These investments would support American workers, including those making fiber optics, the key component of broadband, while also closing the country’s huge digital divide. The pandemic, which forced many workers to perform their jobs remotely and students to study online, proved that a reliable Internet service is not just a convenience but a necessity.
However, all too often, the quality of service depends on where the person lives. TO interactive map recently published by the U.S. Department of Commerce shows that people in the more affluent areas enjoy high-speed internet, while those in rural, poor and tribal communities they struggle with poor quality service, if they get service at all.
“We’d love to have a better internet, something affordable,” said Hardin, president of United Steelworkers (USW) Local 14482, which represents workers at the LafargeHolcim cement plant in Florence, Colorado.
“It’s pretty unfortunate,” he said of the current access a phone company provides to his home and the cattle ranch about 30 miles from the cement plant. “You can’t take photos. You cannot download or send them. FaceTime is non-existent. We lost internet service for three or four days in a row. “
The Internet has the power to unite the nation, revitalize the economy, and open the doors of education, employment, health, and civic engagement for all. But right now, the digital divide isolates large swaths of the country, perpetuates inequality, and undermines the future of the nation. Uneven access not only personally disadvantages certain citizens, like Hardin’s stepdaughter, but prevents them from contributing their talents, skills and ideas.
“Her teacher said, ‘Too bad, so sad, I guess I should have gone somewhere else to do homework,'” recalls Hardin, who lives in a sparsely populated county where many homes lack broadband.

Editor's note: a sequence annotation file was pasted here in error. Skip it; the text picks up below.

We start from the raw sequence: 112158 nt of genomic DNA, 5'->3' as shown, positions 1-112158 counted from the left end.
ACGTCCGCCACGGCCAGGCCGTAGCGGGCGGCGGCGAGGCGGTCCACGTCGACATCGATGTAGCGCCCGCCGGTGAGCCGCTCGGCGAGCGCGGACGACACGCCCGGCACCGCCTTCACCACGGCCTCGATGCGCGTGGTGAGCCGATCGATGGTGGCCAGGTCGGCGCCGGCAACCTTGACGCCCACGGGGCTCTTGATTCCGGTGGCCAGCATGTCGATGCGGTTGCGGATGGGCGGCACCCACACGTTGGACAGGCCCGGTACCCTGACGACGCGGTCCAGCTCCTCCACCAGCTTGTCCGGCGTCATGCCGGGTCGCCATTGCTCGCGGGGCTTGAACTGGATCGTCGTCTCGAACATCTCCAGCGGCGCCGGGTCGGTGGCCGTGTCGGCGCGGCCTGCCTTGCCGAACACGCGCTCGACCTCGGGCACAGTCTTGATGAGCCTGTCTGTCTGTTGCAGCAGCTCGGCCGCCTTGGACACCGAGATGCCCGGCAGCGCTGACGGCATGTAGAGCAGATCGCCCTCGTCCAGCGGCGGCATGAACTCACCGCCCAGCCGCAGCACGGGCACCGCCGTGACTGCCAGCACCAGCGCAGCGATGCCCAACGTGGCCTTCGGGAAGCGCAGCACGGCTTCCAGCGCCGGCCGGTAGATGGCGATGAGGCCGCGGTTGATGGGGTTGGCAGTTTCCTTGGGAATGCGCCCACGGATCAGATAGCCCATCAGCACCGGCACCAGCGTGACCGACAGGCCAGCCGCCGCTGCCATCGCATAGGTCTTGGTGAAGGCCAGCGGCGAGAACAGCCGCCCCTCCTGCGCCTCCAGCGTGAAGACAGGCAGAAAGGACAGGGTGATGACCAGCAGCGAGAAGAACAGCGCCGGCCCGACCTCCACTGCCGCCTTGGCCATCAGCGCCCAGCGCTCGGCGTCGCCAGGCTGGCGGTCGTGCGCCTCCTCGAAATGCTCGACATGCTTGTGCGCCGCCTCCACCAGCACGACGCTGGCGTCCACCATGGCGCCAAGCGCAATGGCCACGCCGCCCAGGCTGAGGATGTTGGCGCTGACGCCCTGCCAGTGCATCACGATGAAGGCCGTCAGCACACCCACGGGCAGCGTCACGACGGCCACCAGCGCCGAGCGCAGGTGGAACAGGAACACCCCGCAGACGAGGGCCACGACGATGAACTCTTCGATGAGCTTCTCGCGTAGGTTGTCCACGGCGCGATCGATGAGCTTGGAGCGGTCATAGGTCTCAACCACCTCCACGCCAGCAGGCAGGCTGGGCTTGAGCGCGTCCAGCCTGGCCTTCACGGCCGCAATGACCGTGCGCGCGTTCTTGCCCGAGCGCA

Rural areas like yours often lack high-speed internet because providers refuse to invest in broadband. Biden is collaborating with a bipartisan group of senators to move a forward infrastructure package. However, there is no time to waste. Both houses of Congress must act quickly to pass laws implementing the American Employment Plan.
“Educating people about this infrastructure program is very important,” explained David Beard, a member of the executive board of USW Local 752L, the union of approximately 1,500 workers at the Cooper Tire plant in Texarkana, Arkansas.
Beard travels to rural Arkansas to speak with other union members about the importance of the American Jobs Plan and the USW’s “We Supply America” campaign, which aims to ensure that American workers provide the raw materials and supplies. manufactured products for publicly funded infrastructure projects.
While Beard understood for a long time that rebuild roads and bridges, repair dilapidated dams in the state, and modernize aging schools would help boost the economy, the pandemic brought home the need to extend quality internet to counties where very few households have broadband.
“It has become a security problem and it has become an education problem. And just look at the financials, ”Beard said, noting that the spouses of a couple of her co-workers rely on the Internet to run their makeup and jewelry business.
Donneta Williams knows there is no excuse for a digital divide when America already has the skills and resources to close it. Williams, president of USW Local 1025, represents hundreds of workers who manufacture fiber optics:broadband brains“At the Corning plant in Wilmington, North Carolina.” They turn glass into a technological marvel, a fiber as thin and flexible as thread, but stronger inch by inch than steel and capable of carry voice, data and video at high speeds over tremendous distances.
“We know that what we do is vital.” Williams said. “When you hear about ‘bandwidth’, that’s fiber optics.”
“It is a craft,” he said. “It is not something that a computer can teach you. We make sure to launch a quality product so that the signal doesn’t drop. ” Their product kept the United States going through the pandemic. Now, Williams hopes for a national broadband expansion that will allow its members to bring life-changing technology to more homes, paving the way to digital equality and a stronger nation.
“Our fiber makes it possible,” Williams said, noting that the broadband push would create jobs for those who make not only fiber, but also other components of Internet systems.
For Hardin, who lives miles from a library and other public buildings that could allow him access to the Internet when it fails, fast, reliable service can’t come fast enough.
“Are you going to remove something from my bill?” he once asked a representative from the phone company after losing his internet for days. “Of course,” Hardin recounted, “he said no.”
Tom conway is the international president of the United Steelworkers (USW) union.